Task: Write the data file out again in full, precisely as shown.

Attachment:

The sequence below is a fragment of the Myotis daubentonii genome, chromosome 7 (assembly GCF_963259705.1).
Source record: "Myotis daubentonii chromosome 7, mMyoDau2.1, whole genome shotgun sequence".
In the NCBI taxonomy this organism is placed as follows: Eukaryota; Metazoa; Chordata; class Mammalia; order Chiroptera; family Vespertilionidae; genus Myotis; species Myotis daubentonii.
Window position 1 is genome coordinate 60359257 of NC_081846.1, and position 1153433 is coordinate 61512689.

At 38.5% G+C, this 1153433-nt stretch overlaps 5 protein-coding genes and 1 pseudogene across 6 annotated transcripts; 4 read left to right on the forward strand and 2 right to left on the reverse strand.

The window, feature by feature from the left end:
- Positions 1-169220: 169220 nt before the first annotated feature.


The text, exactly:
The sequence below is a fragment of the Myotis daubentonii genome, chromosome 7 (assembly GCF_963259705.1).
Source record: "Myotis daubentonii chromosome 7, mMyoDau2.1, whole genome shotgun sequence".
In the NCBI taxonomy this organism is placed as follows: Eukaryota; Metazoa; Chordata; class Mammalia; order Chiroptera; family Vespertilionidae; genus Myotis; species Myotis daubentonii.
Window position 1 is genome coordinate 60359257 of NC_081846.1, and position 1153433 is coordinate 61512689.

At 38.5% G+C, this 1153433-nt stretch overlaps 5 protein-coding genes and 1 pseudogene across 6 annotated transcripts; 4 read left to right on the forward strand and 2 right to left on the reverse strand.

The window, feature by feature from the left end:
- Positions 1-169220: 169220 nt before the first annotated feature.